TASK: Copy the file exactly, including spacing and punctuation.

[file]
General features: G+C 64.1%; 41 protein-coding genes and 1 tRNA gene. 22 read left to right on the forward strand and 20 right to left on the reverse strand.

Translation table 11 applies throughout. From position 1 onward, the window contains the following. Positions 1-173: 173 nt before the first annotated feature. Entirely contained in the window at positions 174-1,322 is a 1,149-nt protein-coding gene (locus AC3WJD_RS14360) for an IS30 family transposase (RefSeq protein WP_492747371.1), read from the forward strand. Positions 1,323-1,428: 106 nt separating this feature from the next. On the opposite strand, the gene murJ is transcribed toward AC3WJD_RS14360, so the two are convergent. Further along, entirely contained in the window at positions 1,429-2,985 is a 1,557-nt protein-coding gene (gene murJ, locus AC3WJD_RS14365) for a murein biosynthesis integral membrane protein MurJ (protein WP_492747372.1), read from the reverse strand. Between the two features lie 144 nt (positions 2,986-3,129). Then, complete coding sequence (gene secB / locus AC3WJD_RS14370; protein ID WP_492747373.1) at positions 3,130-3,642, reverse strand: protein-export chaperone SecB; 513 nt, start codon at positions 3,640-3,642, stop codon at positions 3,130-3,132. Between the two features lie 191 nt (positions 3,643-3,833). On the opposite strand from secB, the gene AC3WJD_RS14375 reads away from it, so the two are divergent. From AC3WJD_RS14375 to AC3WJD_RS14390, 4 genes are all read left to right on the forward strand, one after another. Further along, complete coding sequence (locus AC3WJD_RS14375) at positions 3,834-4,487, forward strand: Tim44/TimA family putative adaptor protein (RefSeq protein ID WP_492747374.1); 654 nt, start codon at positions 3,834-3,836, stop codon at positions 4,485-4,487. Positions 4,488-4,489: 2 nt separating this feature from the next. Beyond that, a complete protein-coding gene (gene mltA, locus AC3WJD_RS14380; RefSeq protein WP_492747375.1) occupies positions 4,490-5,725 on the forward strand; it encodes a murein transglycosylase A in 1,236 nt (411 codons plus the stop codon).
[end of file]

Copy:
General features: G+C 64.1%; 41 protein-coding genes and 1 tRNA gene. 22 read left to right on the forward strand and 20 right to left on the reverse strand.

Translation table 11 applies throughout. From position 1 onward, the window contains the following. Positions 1-173: 173 nt before the first annotated feature. Entirely contained in the window at positions 174-1,322 is a 1,149-nt protein-coding gene (locus AC3WJD_RS14360) for an IS30 family transposase (RefSeq protein WP_492747371.1), read from the forward strand. Positions 1,323-1,428: 106 nt separating this feature from the next. On the opposite strand, the gene murJ is transcribed toward AC3WJD_RS14360, so the two are convergent. Further along, entirely contained in the window at positions 1,429-2,985 is a 1,557-nt protein-coding gene (gene murJ, locus AC3WJD_RS14365) for a murein biosynthesis integral membrane protein MurJ (protein WP_492747372.1), read from the reverse strand. Between the two features lie 144 nt (positions 2,986-3,129). Then, complete coding sequence (gene secB / locus AC3WJD_RS14370; protein ID WP_492747373.1) at positions 3,130-3,642, reverse strand: protein-export chaperone SecB; 513 nt, start codon at positions 3,640-3,642, stop codon at positions 3,130-3,132. Between the two features lie 191 nt (positions 3,643-3,833). On the opposite strand from secB, the gene AC3WJD_RS14375 reads away from it, so the two are divergent. From AC3WJD_RS14375 to AC3WJD_RS14390, 4 genes are all read left to right on the forward strand, one after another. Further along, complete coding sequence (locus AC3WJD_RS14375) at positions 3,834-4,487, forward strand: Tim44/TimA family putative adaptor protein (RefSeq protein ID WP_492747374.1); 654 nt, start codon at positions 3,834-3,836, stop codon at positions 4,485-4,487. Positions 4,488-4,489: 2 nt separating this feature from the next. Beyond that, a complete protein-coding gene (gene mltA, locus AC3WJD_RS14380; RefSeq protein WP_492747375.1) occupies positions 4,490-5,725 on the forward strand; it encodes a murein transglycosylase A in 1,236 nt (411 codons plus the stop codon).